A Day With No Words by Tiffany Hammond
Recommended Ages: 4+ years
Written by a mother with autism, raising two boys with autism, A Day With No Words follows a mother and son duo on a day where they use a tablet to communicate.
The story is told from the young boy’s perspective and explores what life may look like for families who need to use nonverbal forms of communication.
All My Stripes: A Story for Children With Autism by Shaina Rudolph & Danielle Royer
Recommended Ages: 4 – 7 years
This is a book that teaches kids to embrace differences both in themselves and in those around them.
All My Stripes: A Story for Children With Autism tells the story of Zane the Zebra who feels different and worries his classmates only see his autism stripe, and not all his other stripes. With the help of his mom, Zane learns to embrace all his stripes, including his autism stripe, and that all his stripes make him who he is.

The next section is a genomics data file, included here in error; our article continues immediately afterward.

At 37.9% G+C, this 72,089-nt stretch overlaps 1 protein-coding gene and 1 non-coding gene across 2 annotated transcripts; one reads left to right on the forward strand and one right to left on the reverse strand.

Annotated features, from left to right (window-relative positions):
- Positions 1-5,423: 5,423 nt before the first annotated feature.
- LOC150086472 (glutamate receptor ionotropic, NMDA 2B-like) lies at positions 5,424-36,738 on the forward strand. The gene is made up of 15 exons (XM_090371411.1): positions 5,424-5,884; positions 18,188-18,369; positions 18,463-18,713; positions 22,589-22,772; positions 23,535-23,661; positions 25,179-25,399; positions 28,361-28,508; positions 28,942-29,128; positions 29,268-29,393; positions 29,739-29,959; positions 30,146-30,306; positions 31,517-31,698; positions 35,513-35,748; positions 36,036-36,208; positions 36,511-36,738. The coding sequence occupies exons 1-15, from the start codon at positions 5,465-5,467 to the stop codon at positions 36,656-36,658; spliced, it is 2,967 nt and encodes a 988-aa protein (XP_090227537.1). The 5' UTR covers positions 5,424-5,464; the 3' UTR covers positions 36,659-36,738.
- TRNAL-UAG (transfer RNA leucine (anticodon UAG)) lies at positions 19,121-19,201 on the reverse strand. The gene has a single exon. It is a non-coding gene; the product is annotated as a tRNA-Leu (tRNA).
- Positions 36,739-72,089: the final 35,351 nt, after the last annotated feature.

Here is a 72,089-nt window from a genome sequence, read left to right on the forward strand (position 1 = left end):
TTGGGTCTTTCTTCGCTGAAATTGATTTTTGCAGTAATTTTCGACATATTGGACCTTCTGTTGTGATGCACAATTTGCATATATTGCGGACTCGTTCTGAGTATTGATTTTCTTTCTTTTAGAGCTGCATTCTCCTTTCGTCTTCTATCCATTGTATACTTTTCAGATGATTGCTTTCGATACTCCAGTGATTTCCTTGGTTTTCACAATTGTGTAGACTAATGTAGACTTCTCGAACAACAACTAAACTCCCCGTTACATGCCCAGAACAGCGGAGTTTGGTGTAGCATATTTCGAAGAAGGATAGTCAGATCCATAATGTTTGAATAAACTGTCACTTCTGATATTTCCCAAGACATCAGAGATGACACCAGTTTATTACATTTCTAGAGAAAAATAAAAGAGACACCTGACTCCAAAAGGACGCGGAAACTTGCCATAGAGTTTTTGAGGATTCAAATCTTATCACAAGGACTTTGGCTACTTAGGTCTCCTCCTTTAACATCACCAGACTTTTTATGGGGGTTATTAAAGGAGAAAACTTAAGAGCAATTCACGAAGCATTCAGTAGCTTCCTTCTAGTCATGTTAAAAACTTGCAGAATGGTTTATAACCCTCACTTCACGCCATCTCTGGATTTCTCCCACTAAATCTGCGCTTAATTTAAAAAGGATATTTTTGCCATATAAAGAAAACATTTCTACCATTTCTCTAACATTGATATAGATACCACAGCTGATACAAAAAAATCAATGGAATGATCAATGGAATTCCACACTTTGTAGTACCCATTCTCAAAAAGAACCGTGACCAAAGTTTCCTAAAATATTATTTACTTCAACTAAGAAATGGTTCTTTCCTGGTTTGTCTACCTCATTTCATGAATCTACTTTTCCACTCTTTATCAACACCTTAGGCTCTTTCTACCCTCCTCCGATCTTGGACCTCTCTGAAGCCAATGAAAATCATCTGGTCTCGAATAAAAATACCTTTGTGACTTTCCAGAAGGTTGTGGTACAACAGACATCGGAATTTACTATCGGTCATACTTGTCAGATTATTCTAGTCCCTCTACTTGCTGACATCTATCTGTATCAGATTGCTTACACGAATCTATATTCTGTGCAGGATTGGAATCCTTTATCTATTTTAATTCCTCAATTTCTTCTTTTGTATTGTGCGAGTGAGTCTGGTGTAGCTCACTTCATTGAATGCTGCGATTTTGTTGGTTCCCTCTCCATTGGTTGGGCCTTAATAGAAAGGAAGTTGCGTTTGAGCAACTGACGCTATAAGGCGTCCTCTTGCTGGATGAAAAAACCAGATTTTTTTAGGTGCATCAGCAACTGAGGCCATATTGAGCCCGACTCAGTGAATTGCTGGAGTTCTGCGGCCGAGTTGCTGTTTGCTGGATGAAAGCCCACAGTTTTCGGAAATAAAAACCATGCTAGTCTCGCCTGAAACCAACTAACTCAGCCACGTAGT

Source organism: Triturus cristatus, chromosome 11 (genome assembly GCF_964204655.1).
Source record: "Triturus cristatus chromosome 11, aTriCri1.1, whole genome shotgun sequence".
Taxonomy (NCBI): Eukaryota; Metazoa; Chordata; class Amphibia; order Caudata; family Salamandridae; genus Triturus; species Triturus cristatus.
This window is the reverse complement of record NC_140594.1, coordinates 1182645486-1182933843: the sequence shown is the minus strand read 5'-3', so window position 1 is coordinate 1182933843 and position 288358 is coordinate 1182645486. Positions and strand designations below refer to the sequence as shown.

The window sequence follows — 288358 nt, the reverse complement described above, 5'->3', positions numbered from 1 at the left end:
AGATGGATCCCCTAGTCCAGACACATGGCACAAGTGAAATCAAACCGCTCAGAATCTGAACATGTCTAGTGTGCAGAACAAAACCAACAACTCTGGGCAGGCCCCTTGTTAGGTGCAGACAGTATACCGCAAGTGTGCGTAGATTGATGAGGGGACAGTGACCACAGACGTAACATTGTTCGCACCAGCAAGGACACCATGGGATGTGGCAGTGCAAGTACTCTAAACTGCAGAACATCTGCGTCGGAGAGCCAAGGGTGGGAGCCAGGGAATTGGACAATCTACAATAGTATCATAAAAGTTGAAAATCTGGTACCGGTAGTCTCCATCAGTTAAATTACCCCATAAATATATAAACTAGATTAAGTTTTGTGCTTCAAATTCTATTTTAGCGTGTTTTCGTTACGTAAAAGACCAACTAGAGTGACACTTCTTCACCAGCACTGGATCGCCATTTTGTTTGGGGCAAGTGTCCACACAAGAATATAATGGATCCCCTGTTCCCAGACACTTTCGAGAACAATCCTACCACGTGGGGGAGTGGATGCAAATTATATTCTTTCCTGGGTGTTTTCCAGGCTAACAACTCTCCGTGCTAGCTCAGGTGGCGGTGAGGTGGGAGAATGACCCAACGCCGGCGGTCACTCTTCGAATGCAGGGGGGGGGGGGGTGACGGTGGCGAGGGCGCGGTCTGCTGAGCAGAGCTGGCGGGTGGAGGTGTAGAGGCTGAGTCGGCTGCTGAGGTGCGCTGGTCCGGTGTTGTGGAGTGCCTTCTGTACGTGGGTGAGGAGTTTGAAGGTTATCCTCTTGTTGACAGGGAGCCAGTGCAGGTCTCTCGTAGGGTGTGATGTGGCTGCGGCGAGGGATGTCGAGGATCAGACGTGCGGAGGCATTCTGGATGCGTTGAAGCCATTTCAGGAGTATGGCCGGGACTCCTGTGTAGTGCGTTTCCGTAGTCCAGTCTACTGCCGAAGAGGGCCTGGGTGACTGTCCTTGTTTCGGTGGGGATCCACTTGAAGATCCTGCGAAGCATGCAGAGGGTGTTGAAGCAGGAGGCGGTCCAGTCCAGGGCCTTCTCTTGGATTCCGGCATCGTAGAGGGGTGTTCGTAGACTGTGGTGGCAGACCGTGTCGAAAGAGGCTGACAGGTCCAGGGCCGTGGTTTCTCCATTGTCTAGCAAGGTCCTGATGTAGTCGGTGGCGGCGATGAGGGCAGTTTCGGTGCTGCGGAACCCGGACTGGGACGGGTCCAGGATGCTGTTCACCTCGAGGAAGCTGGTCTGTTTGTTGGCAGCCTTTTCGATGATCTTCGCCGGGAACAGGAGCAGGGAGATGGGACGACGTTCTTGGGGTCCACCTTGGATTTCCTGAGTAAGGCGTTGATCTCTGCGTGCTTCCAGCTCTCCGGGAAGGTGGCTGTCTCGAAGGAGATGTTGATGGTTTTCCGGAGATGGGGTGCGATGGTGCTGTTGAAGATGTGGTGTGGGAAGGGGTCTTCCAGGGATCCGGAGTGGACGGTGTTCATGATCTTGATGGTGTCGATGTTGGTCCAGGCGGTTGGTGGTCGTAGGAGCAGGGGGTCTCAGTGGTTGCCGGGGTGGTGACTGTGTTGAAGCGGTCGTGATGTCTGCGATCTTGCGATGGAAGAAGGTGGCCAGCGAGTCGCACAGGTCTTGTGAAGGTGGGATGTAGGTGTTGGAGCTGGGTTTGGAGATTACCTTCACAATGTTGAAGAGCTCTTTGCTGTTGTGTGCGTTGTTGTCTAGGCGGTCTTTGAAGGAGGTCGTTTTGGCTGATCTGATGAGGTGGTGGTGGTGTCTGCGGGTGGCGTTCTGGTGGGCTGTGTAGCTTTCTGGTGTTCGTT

The book also includes a reading guide for parents and caregivers with information about autism and tips for finding support.
Why Johnny Doesn’t Flap: NT is OK! by Clay Morton & Gail Morton
Recommended Ages: 4 – 10 years
Why Johnny Doesn’t Flap: NT is OK! is told from the perspective of a young boy with autism. In the book, the narrator compares his behavior with the behavior of his neurotypical friend Johnny. Johnny doesn’t have a routine, speaks in idioms, and is never on time, but that is okay. The book teaches kids that the idea of “normal” is a matter of perspective.